No judgement if your tastes skew a little more extravagant than your budget indicates. I think most of us know what it’s like to not have everything we want.
It’s an eternal struggle. Our money is limited but the list of things we can potentially do with it is not.
The quickest win is to cut expenses where possible. A dollar saved is a dollar earned (and won’t be taxed!). Trimming the budget = instant savings.
For most of us the three biggest expenses are housing, food, and transport. If you can cut down on any (or all!) of these big ticket costs you’ll be saving money every week/fortnight/month on these regular expenses.
While renting I always endeavoured to keep rent as low as possible, but now that I own I’m making extra principal payments with the aim of eliminating the mortgage outright earlier than scheduled. We’re a one-car household, which saves an untold amount of money, and while we could easily spend much more on groceries and eating out (and would love to) we keep it in check as much as possible.
Other recurring categories to look at are all your utilities and subscriptions – internet, phone, power, water, TV, gym, etc. I have a fear of commitment when it comes to these things and have no contracts for any utilities. That said, I do have a Spotify subscription, mainly for music on my commute!
Sometimes there’s no way around it – you just need to bring in more money.
The most basic existence in today’s world costs money, and the kind of life you want almost certainly costs more than that.
If you can’t achieve what you want on your income, or at least make progress towards it – even after cutting back and ruthlessly prioritising – you may need to grow your income.
Whether that’s by diversifying your income and making money on the side, learning to negotiate or change jobs to make more, or even retrain and upskill in order to increase your earning potential, there are options.
In my experience this has made the biggest difference. Even when I was first starting out I was constantly side hustling to earn more money to squirrel away for my goals.
Making more has seriously supercharged my ability to get ahead. With that extra money I’ve been able to save and invest, buy a house, stop buying clunker cars. Quite simply, I could not have gotten this while making $40k, because there’s only so far you can trim expenses. I increased my income $15k overnight, and almost $30k in under 2 years – no amount of frugality could have achieved that same impact.
If you want to get right back to basics, the key thing is to spend less than you earn. And thus there are only two ways to improve your financial standing are: spend less and/or earn more.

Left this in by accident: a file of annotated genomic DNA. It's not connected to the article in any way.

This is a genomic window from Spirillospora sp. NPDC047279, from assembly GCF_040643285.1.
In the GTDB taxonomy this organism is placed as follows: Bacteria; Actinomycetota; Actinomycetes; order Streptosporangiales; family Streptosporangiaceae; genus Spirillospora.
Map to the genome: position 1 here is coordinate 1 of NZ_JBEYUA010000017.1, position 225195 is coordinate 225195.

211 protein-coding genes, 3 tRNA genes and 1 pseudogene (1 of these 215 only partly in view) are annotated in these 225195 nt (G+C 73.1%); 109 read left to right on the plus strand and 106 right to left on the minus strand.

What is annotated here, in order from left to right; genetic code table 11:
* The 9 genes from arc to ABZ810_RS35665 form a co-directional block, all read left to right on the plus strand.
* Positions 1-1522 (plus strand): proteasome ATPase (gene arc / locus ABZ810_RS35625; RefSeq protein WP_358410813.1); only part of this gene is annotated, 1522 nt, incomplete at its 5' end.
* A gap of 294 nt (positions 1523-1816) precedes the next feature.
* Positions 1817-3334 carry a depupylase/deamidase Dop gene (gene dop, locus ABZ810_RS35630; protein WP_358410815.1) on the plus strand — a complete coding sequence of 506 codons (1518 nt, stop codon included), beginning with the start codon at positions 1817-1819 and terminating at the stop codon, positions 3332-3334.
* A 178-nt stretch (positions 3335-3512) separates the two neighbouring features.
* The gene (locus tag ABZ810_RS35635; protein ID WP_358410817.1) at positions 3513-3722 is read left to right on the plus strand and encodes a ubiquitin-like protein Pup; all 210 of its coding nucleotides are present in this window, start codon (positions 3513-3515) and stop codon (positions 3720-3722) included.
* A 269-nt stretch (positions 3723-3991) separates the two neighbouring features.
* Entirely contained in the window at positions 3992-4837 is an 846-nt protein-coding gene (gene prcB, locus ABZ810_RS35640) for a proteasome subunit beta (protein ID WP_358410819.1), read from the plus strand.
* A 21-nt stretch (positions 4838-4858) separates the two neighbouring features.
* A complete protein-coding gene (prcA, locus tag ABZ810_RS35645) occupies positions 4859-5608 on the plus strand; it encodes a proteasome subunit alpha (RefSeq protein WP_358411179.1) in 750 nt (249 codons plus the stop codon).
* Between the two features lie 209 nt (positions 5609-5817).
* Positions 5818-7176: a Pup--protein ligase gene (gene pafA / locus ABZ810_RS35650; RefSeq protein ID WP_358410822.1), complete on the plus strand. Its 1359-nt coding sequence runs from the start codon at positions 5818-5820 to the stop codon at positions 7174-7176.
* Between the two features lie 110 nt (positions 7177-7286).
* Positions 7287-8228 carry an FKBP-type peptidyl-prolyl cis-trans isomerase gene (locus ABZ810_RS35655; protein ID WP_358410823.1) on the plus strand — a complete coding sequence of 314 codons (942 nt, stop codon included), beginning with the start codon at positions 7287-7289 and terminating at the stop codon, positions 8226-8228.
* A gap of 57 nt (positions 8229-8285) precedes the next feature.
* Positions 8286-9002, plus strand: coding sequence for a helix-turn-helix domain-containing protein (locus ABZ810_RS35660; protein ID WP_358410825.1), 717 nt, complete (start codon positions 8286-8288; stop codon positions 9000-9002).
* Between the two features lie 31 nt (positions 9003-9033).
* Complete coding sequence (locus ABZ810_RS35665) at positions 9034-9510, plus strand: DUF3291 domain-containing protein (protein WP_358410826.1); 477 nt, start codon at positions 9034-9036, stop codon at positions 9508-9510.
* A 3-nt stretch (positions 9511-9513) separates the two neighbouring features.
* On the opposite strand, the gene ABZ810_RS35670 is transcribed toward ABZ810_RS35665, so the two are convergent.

And when you can combine the two – lower expenses and higher earnings, you sprint toward your goals!
There’s a quote: A millionaire is made $10 at a time.
What does this mean? It means that your $10 a day coffee & slice habit adds up real fast. As in, that alone is half the payments on a brand new car. Or more than a couple of years off your mortgage…
Sure, that assumes you have a daily habit though. Many of us don’t. https://nzmuse.com/2016/07/whats-latte-factor/
Both of those are equally important. And once you start to earn more, be aware of lifestyle inflation.
I allow myself a champagne budget on one thing (kind of): food (and drink. Preferably made by someone else and without me having to do the dishes.) But to make up for that, I make sure the rest of my “wants” are managed- I buy clothes once a year, I don’t keep up with the latest gadgets and gizmos and games…etc
That is some impressive income increases, congratulations on that!
I hope you keep up the frugal habits like being a 1 car household even with your continuing increased income – that is when you will truly win and leave all those people with “lifestyle inflation” in the financial dust.
For years, we’ve been on the spending less side, creating enough of a gap so we can get a head a little. It’s when I feel like we’re saving all we possibly can that I seek out more income (through side hustles). Doing both can really get you ahead.
I think it’s great that you have been able to save and earn more and you’re working on your mortgage!
Spend less and live below the means are the helpful strategies to achieve those financial goals.
I can completely relate to this and agree that increasing your income is one way to solve the “I have champagne taste on a beer budget” problem! I have done that over they years. The hard thing for me was that my spending increased proportionately with my income so I wasn’t saving alot until I figured out how to cut back!
I totally have a fear of commitment too. I feel like hyperventilating whenever I have to sign a lease.